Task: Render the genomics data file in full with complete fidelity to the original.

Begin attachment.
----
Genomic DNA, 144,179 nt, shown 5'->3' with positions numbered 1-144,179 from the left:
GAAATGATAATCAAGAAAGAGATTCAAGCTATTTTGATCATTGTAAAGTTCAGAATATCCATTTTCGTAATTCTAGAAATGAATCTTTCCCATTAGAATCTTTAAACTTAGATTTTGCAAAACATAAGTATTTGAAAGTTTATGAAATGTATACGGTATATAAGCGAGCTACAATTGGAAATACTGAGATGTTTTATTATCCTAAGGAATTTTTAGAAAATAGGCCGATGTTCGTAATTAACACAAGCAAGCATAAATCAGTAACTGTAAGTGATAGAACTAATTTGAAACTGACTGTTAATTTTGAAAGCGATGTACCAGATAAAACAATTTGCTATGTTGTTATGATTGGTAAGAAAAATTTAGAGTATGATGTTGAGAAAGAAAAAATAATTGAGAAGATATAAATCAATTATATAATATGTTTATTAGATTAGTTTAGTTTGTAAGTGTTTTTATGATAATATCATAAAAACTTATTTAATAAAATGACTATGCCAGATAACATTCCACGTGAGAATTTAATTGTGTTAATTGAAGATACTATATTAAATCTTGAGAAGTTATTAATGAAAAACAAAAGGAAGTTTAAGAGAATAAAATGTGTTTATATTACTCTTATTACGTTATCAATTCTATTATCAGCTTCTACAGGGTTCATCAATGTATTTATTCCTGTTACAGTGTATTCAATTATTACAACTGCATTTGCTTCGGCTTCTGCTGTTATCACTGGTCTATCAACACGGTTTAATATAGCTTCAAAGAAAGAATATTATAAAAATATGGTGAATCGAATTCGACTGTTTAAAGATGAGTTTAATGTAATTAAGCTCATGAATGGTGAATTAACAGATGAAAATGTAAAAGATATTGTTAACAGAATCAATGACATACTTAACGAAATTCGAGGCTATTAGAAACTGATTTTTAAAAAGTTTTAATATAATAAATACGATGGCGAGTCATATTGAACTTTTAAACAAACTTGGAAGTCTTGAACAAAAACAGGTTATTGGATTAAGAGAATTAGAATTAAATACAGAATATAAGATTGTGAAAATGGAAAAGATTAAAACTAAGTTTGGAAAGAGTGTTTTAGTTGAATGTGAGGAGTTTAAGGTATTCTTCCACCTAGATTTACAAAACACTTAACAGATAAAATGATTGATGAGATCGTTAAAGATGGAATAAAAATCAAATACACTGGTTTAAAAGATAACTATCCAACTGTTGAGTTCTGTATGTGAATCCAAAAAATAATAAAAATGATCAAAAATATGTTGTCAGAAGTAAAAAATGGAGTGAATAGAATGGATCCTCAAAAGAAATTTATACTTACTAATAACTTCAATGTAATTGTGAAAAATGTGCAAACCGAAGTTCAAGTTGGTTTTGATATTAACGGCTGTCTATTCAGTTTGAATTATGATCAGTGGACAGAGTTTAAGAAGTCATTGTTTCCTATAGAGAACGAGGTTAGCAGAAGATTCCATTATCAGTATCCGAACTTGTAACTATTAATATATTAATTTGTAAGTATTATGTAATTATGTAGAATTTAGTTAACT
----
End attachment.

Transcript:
Genomic DNA, 144,179 nt, shown 5'->3' with positions numbered 1-144,179 from the left:
GAAATGATAATCAAGAAAGAGATTCAAGCTATTTTGATCATTGTAAAGTTCAGAATATCCATTTTCGTAATTCTAGAAATGAATCTTTCCCATTAGAATCTTTAAACTTAGATTTTGCAAAACATAAGTATTTGAAAGTTTATGAAATGTATACGGTATATAAGCGAGCTACAATTGGAAATACTGAGATGTTTTATTATCCTAAGGAATTTTTAGAAAATAGGCCGATGTTCGTAATTAACACAAGCAAGCATAAATCAGTAACTGTAAGTGATAGAACTAATTTGAAACTGACTGTTAATTTTGAAAGCGATGTACCAGATAAAACAATTTGCTATGTTGTTATGATTGGTAAGAAAAATTTAGAGTATGATGTTGAGAAAGAAAAAATAATTGAGAAGATATAAATCAATTATATAATATGTTTATTAGATTAGTTTAGTTTGTAAGTGTTTTTATGATAATATCATAAAAACTTATTTAATAAAATGACTATGCCAGATAACATTCCACGTGAGAATTTAATTGTGTTAATTGAAGATACTATATTAAATCTTGAGAAGTTATTAATGAAAAACAAAAGGAAGTTTAAGAGAATAAAATGTGTTTATATTACTCTTATTACGTTATCAATTCTATTATCAGCTTCTACAGGGTTCATCAATGTATTTATTCCTGTTACAGTGTATTCAATTATTACAACTGCATTTGCTTCGGCTTCTGCTGTTATCACTGGTCTATCAACACGGTTTAATATAGCTTCAAAGAAAGAATATTATAAAAATATGGTGAATCGAATTCGACTGTTTAAAGATGAGTTTAATGTAATTAAGCTCATGAATGGTGAATTAACAGATGAAAATGTAAAAGATATTGTTAACAGAATCAATGACATACTTAACGAAATTCGAGGCTATTAGAAACTGATTTTTAAAAAGTTTTAATATAATAAATACGATGGCGAGTCATATTGAACTTTTAAACAAACTTGGAAGTCTTGAACAAAAACAGGTTATTGGATTAAGAGAATTAGAATTAAATACAGAATATAAGATTGTGAAAATGGAAAAGATTAAAACTAAGTTTGGAAAGAGTGTTTTAGTTGAATGTGAGGAGTTTAAGGTATTCTTCCACCTAGATTTACAAAACACTTAACAGATAAAATGATTGATGAGATCGTTAAAGATGGAATAAAAATCAAATACACTGGTTTAAAAGATAACTATCCAACTGTTGAGTTCTGTATGTGAATCCAAAAAATAATAAAAATGATCAAAAATATGTTGTCAGAAGTAAAAAATGGAGTGAATAGAATGGATCCTCAAAAGAAATTTATACTTACTAATAACTTCAATGTAATTGTGAAAAATGTGCAAACCGAAGTTCAAGTTGGTTTTGATATTAACGGCTGTCTATTCAGTTTGAATTATGATCAGTGGACAGAGTTTAAGAAGTCATTGTTTCCTATAGAGAACGAGGTTAGCAGAAGATTCCATTATCAGTATCCGAACTTGTAACTATTAATATATTAATTTGTAAGTATTATGTAATTATGTAGAATTTAGTTAACT